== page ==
Main (include 8 nutrients)
Energy(E) (in kCal). Adequately adjusted daily energy intake has a crucial meaning for developing of anti-aging diet regimens. Although individual daily energy intake can be different depending on personal prescriptions, we used in present work 2000 kCal daily energy intake as a Standard value for all further calculations. A- and B-values are lower than the I-value by 6% and 3% correspondingly. C- and D-values are higher than I-value by 3% and 6% correspondingly. Thus for 2000 kCal regimes A-, B-, I-, C- and D-values should be 1880, 1940, 2000, 2060 and 2120 correspondingly (Table 1). AADN may have different versions depending on Energy content of a diet.

Proteins(Prot), Lipids(Lip), Carbohydrates(Carb) (as % of Energy). I-values for these nutrients are presented in Table 2 for different disease models. For Proteinsand Carbohydrates A- and B- values are lower than I-value by 30% and 20% correspondingly. C- and D-values are higher than I-value by 20% and 30% correspondingly. For Lipids A-, B-, C- and D-values are lower and higher than I-value by --60%, --50%, +20% and +50% correspondingly.

Indispensable Amino Acids (Total IAA) (as % of Energy). Total IAA’s daily intake is considered to be 33% of Total Protein Daily Intake(14). I-value for Total IAA is calculated by multiplying I-value for Proteins by 0,33. A-, B-, C- and D-values are lower and higher, than I-Total IAA value by --67%, --30% +50% and +100% correspondingly. A-value is correspondent to the recommendations of Food and Agriculture Organization FAO/WHO/UNU, 1985 (15).

Total fiber (in g) = Soluble fiber + cellulose + hemicellulose + lignin.

I-value for Total fiber is 25 g. A-, B-, C- and D-values are lower and higher than I-value by --30%, --20%, +20% and +40% correspondingly. Total fiber content should be decreased for persons with some gastrointestinal diseases, or for persons, who during long period of life were on low fiber food rations. (Gastroentheropathy version of AADN-tables).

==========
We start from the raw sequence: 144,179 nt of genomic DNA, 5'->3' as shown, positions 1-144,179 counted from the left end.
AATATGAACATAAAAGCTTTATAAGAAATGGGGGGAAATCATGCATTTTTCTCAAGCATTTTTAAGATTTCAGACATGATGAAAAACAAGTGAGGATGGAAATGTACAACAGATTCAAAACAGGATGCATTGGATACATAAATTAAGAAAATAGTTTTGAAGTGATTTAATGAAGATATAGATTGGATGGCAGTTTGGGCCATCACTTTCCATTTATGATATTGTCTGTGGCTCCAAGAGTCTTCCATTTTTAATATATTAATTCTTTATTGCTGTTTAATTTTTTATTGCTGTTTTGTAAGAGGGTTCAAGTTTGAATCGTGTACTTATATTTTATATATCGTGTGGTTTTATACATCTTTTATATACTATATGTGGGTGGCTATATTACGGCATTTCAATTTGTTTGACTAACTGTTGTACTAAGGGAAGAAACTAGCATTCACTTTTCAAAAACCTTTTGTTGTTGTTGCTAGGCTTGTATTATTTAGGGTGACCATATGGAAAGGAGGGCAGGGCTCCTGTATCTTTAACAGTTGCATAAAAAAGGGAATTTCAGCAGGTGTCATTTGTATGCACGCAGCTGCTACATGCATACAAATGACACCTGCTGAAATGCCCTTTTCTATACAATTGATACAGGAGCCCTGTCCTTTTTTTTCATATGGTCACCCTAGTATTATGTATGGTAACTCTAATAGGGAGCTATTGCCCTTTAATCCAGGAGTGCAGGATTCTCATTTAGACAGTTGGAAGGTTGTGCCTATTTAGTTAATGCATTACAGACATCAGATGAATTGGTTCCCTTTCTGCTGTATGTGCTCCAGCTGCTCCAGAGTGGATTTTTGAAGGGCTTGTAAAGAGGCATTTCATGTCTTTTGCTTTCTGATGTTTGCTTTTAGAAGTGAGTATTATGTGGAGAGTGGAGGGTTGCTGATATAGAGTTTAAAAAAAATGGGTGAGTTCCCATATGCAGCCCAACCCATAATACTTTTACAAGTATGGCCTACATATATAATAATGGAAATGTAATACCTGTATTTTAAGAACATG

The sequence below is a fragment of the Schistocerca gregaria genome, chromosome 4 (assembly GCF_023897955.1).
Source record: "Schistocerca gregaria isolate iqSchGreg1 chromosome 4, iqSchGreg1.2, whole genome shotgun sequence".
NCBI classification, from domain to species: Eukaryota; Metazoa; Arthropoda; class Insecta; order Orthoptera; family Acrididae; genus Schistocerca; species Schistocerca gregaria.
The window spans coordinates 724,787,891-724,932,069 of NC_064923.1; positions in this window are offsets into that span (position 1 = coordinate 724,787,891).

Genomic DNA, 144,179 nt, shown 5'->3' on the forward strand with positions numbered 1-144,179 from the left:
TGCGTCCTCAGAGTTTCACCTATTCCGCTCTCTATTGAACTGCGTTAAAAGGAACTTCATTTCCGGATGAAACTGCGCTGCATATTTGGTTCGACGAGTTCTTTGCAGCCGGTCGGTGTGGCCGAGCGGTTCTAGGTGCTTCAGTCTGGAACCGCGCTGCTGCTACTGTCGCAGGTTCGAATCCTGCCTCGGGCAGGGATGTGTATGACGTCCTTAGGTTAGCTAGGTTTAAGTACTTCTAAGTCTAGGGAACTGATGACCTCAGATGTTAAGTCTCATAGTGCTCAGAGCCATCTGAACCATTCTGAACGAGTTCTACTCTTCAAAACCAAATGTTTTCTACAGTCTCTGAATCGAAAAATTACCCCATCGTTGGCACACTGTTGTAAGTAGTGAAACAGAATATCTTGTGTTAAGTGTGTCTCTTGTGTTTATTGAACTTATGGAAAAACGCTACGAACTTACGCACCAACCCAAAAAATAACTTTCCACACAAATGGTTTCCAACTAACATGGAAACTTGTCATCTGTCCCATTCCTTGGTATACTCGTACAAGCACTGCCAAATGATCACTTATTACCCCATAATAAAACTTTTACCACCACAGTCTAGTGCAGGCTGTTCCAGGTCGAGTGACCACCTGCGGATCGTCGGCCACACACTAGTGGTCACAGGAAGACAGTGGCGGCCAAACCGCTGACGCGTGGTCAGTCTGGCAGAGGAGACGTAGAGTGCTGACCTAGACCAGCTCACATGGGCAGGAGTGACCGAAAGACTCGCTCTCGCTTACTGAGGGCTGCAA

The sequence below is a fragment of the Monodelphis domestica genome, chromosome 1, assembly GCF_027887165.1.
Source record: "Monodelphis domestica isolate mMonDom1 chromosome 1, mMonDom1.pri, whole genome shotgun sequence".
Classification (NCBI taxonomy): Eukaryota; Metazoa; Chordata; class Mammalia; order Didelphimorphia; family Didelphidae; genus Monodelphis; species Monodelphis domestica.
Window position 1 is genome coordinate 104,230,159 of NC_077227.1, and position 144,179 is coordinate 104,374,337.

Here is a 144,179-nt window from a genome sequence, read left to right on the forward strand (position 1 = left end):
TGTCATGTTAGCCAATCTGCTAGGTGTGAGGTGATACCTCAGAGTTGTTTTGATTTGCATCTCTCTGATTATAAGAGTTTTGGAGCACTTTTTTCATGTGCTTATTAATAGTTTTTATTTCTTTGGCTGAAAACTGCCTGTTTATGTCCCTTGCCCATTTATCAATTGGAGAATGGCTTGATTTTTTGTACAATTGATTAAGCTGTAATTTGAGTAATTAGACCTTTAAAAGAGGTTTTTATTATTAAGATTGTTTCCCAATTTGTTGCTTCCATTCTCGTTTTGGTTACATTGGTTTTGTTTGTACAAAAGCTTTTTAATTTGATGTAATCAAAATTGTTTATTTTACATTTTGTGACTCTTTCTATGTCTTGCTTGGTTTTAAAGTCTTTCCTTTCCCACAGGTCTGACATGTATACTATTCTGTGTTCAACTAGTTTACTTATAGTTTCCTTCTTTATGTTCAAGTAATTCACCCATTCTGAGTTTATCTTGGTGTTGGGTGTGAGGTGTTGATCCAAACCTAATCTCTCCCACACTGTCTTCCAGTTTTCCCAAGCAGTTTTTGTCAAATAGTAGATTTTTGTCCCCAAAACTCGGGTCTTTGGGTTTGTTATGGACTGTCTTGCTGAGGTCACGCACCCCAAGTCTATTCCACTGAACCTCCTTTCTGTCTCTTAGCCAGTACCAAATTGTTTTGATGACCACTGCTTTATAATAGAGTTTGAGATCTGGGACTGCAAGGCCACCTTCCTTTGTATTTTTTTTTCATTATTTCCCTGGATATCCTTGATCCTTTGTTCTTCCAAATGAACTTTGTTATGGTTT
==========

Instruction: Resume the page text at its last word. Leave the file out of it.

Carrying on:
Soluble fiber(FibS) (in g) = pectins + micilages + gums + algae&seaweeds + inulin.

I-value for Soluble fiber are calculated by multiplying of Total fiber’s I-value by 0,30. A-, B-, C- and D-values are lower and higher, than I-value by --30%, --20%, +20% and +40% correspondingly.

Water(H2O)(in g). I-value is 2000 g. A-, B-, C- and D-values are lower and higher than I-value by --25%, --15%, +15% and +25% correspondingly.

Amino acids (include 8 nutrients)
Amino acids include 8 nutrient parameters as % of Energy, that are corresponded to 10 Indispensable Amino Acids(IAA). We do not include Histidine in AADN-tables as well as indispensable statue of this amino-acid was proved only recently and requirements for this IAA is not yet established with certainty. However we took Histidine into account while calculating percentage ratio for certain IAA as we used the data from paper of P. Pellet, 1990 (16). If we consider 100% is total sum of IAA, than percentage ratio for certain amino-acid parameter(AA%) would be for Valine(Val) - 10,7%, for Isoleucine(Ile) - 10,7%, for Leucine(Leu) - 15,0%, for Lysine(Lys) - is 12,8%, for Methionine + Cystin(M+C) - 13,9%, for Threonine(Tre) - 7,5%, for Tryptophan(Trp) - 3,7%, for Phenylalanine + Tyrosine(P+T) - 15,0%, for Histidine - 10,7%. Ideal values for each of 8 IAA nutrient parameters are presented in AADN-tables as % of Energy (Table 1) and can be calculated by the following formula: